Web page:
The water condensation front (sometimes called the snow line or frost line) is dependent on the ambient temperature and pressure of the solar nebula disk and the cosmic abundance of the elements and their distribution (8). The radius of the snow line is not clearly defined, however, because it is dependent on the model of the solar nebula. In older, dusty, cold disk models, the snow line could lie at 1 AU (9), but more typical solar nebula models give about 5 AU at a given time in the disk, which then moves inward to 3 or 4 AU, as the disk ages and cools. A typical nebular temperature for the water condensation is ~170K.
Bottom up terrestrial body formation

The Bottom-Up Assembly Theater

The subsequent scenes in the solar nebula theater are generally assumed for the rocky (terrestrial) planets, to follow a bottom-up planet formation process, punctuated with periods of high energy events. The bottom-up assembly process (by nongravitational 'sticking' of the particles or else by collective self-gravity) from sizes centimeter to kilometer is under debate, but it must have occurred quickly because meter-sized particles would have been removed due to differences between the object traveling with a keplerian speed and the gas rotation speed in the protoplanetary disk. High energy burst events, for example, a lightning discharge, an accretion shock, or a magnetic nebular flare were necessary because the glassy chondrules embedded in chondritic meteorites and interplanetary dust particles could not have been formed in the ambient temperature of the innermost solar nebula and the cooling time was on the order of hour(s) (10).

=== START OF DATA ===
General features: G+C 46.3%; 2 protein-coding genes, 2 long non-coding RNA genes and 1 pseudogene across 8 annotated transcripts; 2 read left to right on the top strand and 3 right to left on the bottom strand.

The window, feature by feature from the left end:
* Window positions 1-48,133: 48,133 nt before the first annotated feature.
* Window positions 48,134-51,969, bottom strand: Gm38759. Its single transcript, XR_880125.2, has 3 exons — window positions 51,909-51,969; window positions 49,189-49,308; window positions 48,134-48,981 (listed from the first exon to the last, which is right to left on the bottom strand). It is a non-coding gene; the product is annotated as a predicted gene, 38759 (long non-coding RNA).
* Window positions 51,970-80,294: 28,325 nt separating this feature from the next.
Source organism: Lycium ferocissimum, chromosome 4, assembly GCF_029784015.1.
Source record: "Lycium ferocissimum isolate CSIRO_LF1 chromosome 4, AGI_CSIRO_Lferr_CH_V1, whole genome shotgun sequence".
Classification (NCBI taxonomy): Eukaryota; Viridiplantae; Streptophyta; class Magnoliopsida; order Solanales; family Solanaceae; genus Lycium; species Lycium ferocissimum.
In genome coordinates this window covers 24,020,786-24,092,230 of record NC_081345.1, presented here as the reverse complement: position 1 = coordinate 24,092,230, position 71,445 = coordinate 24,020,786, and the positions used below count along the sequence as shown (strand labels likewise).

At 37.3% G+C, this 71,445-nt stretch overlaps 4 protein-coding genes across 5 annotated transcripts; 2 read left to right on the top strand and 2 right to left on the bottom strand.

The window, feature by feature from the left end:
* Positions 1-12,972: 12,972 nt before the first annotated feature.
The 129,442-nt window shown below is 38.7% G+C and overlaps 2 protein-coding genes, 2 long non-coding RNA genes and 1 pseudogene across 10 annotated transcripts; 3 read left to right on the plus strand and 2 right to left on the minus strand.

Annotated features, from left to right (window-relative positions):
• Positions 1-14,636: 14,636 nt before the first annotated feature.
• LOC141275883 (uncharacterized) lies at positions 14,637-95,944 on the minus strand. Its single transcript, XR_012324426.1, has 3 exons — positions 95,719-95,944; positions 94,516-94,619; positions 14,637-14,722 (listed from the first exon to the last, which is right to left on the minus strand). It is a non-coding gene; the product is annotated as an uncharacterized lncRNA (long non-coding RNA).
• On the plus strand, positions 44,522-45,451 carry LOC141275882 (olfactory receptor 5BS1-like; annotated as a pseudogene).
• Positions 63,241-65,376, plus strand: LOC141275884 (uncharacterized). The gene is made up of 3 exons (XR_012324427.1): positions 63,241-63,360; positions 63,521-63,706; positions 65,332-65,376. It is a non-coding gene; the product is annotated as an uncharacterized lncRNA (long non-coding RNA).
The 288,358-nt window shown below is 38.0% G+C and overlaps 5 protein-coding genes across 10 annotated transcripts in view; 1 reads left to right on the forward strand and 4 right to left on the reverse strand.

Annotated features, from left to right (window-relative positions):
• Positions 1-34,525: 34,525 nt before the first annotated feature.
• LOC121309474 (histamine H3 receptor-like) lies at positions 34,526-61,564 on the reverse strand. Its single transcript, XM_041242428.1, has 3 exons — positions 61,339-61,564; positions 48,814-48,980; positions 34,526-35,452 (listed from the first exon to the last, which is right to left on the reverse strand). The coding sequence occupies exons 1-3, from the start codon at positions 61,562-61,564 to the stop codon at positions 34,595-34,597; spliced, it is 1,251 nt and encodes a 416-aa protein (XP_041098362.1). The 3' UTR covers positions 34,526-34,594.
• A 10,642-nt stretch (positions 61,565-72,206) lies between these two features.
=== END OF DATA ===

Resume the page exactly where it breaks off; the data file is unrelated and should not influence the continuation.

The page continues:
Ceres_Vesta planetesimals

Once kilometer-sized bodies, the planetesimals, formed, then the gas drag that was previously pulling the particles towards the Sun, was no longer a dominant effect, and gravitational forces took over. The dynamics of planetesimals moved as an elaborate dance: now the nebula brimmed with planetesimals encountering on crossing orbits similar planetesimals every ~1000 years, impacting, some shattering, some aggregating. In another 20,000 years, roughly 10,000 bodies the size of the Moon, called embryos, were formed, all orbiting in nearly circular orbits. The time for the aggregation to larger planet-sized bodies, however, is thought to be much longer than the formation of Jupiter and the dissipation of the solar nebula (11). On the way to Mars-sized embryos, the planetesimal growth became a runaway process, in which the largest body in a localized region of the planetesimal swarm gained mass more rapidly than the next largest. The mass dominated that region. Ceres might be one incipient runaway body that did not grow to completion, stopped cold. Why? In one word: Jupiter. In particular, the disturbing forces of Jupiter's gravity. Such a scenario, however, requires a precise timing for Jupiter's formation to interrupt the runaway (12).


The Jovian Giant

Jupiter has been the dominant influence on the asteroid belt over the history of the solar system, with its formation in space and time determining the clearing of the asteroid belt and possibly truncating the growth of Ceres. Scientists usually assume that a smooth distribution of protoplanet masses existed until Jupiter entered the scene, which then disrupted the aggregation process. Moon-sized bodies were ejected, some achieved Earth-crossing orbits, and eventually depleted by a factor of ~4000 the mass of the asteroid belt into its value today.